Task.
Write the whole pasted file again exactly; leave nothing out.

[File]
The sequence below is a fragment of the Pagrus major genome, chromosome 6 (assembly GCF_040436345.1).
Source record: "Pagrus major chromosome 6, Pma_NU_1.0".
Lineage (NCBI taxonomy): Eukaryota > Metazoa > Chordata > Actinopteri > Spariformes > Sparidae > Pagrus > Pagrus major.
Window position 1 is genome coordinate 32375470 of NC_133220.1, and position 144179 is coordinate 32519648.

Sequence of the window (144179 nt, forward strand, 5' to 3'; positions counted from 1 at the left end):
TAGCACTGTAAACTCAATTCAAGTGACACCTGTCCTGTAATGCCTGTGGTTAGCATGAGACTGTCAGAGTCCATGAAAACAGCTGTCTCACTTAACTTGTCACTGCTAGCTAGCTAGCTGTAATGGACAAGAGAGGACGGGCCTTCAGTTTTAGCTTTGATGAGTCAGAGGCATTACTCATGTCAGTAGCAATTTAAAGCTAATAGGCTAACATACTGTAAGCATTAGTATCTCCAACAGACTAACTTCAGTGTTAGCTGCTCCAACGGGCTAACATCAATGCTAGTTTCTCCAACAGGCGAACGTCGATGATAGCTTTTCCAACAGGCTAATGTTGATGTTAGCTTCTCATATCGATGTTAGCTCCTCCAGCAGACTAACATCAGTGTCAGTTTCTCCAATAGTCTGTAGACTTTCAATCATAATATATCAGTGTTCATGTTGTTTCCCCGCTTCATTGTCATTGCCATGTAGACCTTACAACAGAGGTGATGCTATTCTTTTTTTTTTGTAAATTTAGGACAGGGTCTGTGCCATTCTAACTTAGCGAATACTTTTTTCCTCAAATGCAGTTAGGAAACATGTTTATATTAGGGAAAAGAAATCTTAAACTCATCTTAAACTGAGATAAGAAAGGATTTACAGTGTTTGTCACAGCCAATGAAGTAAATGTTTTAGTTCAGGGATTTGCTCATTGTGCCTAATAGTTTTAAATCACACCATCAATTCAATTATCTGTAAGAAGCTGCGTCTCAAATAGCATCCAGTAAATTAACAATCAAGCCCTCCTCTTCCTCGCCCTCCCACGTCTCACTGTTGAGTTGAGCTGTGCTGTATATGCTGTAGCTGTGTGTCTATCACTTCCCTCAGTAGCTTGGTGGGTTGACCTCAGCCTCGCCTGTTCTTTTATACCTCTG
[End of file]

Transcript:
The sequence below is a fragment of the Pagrus major genome, chromosome 6 (assembly GCF_040436345.1).
Source record: "Pagrus major chromosome 6, Pma_NU_1.0".
Lineage (NCBI taxonomy): Eukaryota > Metazoa > Chordata > Actinopteri > Spariformes > Sparidae > Pagrus > Pagrus major.
Window position 1 is genome coordinate 32375470 of NC_133220.1, and position 144179 is coordinate 32519648.

Sequence of the window (144179 nt, forward strand, 5' to 3'; positions counted from 1 at the left end):
TAGCACTGTAAACTCAATTCAAGTGACACCTGTCCTGTAATGCCTGTGGTTAGCATGAGACTGTCAGAGTCCATGAAAACAGCTGTCTCACTTAACTTGTCACTGCTAGCTAGCTAGCTGTAATGGACAAGAGAGGACGGGCCTTCAGTTTTAGCTTTGATGAGTCAGAGGCATTACTCATGTCAGTAGCAATTTAAAGCTAATAGGCTAACATACTGTAAGCATTAGTATCTCCAACAGACTAACTTCAGTGTTAGCTGCTCCAACGGGCTAACATCAATGCTAGTTTCTCCAACAGGCGAACGTCGATGATAGCTTTTCCAACAGGCTAATGTTGATGTTAGCTTCTCATATCGATGTTAGCTCCTCCAGCAGACTAACATCAGTGTCAGTTTCTCCAATAGTCTGTAGACTTTCAATCATAATATATCAGTGTTCATGTTGTTTCCCCGCTTCATTGTCATTGCCATGTAGACCTTACAACAGAGGTGATGCTATTCTTTTTTTTTTGTAAATTTAGGACAGGGTCTGTGCCATTCTAACTTAGCGAATACTTTTTTCCTCAAATGCAGTTAGGAAACATGTTTATATTAGGGAAAAGAAATCTTAAACTCATCTTAAACTGAGATAAGAAAGGATTTACAGTGTTTGTCACAGCCAATGAAGTAAATGTTTTAGTTCAGGGATTTGCTCATTGTGCCTAATAGTTTTAAATCACACCATCAATTCAATTATCTGTAAGAAGCTGCGTCTCAAATAGCATCCAGTAAATTAACAATCAAGCCCTCCTCTTCCTCGCCCTCCCACGTCTCACTGTTGAGTTGAGCTGTGCTGTATATGCTGTAGCTGTGTGTCTATCACTTCCCTCAGTAGCTTGGTGGGTTGACCTCAGCCTCGCCTGTTCTTTTATACCTCTG